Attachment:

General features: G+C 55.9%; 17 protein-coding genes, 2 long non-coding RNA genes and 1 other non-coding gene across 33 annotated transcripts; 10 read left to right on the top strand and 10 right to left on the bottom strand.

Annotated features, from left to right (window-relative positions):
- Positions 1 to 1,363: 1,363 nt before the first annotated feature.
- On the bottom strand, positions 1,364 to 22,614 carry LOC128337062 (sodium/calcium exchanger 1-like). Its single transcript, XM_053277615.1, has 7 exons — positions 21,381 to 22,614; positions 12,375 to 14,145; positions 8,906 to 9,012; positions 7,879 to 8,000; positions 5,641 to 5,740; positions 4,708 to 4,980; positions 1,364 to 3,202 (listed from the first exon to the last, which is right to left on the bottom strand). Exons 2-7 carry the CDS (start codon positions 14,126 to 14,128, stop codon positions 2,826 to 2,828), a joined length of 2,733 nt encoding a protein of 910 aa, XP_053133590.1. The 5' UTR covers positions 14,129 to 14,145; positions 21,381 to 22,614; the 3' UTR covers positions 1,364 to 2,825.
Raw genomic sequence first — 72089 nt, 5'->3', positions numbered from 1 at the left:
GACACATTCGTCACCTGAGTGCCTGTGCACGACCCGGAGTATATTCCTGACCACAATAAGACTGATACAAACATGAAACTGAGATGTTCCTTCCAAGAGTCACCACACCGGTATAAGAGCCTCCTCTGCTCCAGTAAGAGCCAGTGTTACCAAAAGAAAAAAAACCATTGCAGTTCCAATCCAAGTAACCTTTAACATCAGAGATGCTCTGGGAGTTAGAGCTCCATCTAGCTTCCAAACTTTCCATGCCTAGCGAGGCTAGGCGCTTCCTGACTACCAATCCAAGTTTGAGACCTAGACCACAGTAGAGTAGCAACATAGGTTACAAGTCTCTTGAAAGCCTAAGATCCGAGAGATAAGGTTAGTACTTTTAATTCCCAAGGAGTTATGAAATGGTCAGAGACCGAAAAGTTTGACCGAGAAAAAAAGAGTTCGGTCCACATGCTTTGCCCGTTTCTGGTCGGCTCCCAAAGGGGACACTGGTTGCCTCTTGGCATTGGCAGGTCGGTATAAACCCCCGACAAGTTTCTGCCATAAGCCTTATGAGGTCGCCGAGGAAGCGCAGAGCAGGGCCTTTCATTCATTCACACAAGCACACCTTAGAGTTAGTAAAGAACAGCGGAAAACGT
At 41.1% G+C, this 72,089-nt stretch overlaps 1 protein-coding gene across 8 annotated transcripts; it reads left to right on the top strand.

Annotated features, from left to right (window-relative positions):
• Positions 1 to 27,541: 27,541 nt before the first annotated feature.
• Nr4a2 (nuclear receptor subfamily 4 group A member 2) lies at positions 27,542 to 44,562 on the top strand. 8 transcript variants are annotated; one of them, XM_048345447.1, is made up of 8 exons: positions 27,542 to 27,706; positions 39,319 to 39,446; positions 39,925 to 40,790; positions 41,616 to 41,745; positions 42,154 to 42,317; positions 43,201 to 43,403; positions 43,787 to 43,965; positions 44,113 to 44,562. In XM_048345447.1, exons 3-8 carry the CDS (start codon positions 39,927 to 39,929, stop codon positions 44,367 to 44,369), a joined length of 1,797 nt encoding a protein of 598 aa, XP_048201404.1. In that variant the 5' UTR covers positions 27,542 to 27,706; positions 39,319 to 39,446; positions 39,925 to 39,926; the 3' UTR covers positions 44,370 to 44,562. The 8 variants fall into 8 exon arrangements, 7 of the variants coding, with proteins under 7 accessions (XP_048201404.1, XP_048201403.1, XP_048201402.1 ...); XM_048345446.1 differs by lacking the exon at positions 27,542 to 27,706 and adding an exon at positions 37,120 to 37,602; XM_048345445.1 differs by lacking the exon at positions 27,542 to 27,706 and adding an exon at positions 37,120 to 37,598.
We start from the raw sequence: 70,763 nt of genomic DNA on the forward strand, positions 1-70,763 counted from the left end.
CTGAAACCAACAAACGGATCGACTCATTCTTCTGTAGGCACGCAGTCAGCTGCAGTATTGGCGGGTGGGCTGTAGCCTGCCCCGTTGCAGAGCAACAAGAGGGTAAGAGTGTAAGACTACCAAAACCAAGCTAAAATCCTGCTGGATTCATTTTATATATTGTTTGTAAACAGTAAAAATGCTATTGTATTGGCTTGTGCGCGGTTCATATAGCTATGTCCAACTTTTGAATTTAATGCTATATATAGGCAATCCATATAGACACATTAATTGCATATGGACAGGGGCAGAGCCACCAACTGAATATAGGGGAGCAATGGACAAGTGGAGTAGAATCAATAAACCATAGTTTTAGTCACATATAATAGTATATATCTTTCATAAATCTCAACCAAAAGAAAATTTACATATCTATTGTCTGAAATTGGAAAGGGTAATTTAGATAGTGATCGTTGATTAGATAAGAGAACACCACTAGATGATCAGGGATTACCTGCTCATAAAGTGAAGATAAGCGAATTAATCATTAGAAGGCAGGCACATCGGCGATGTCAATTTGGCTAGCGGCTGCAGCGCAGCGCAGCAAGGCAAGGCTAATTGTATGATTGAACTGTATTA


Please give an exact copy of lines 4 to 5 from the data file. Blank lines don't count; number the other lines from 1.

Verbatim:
- On the bottom strand, positions 1,364 to 22,614 carry LOC128337062 (sodium/calcium exchanger 1-like). Its single transcript, XM_053277615.1, has 7 exons — positions 21,381 to 22,614; positions 12,375 to 14,145; positions 8,906 to 9,012; positions 7,879 to 8,000; positions 5,641 to 5,740; positions 4,708 to 4,980; positions 1,364 to 3,202 (listed from the first exon to the last, which is right to left on the bottom strand). Exons 2-7 carry the CDS (start codon positions 14,126 to 14,128, stop codon positions 2,826 to 2,828), a joined length of 2,733 nt encoding a protein of 910 aa, XP_053133590.1. The 5' UTR covers positions 14,129 to 14,145; positions 21,381 to 22,614; the 3' UTR covers positions 1,364 to 2,825.
Raw genomic sequence first — 72089 nt, 5'->3', positions numbered from 1 at the left: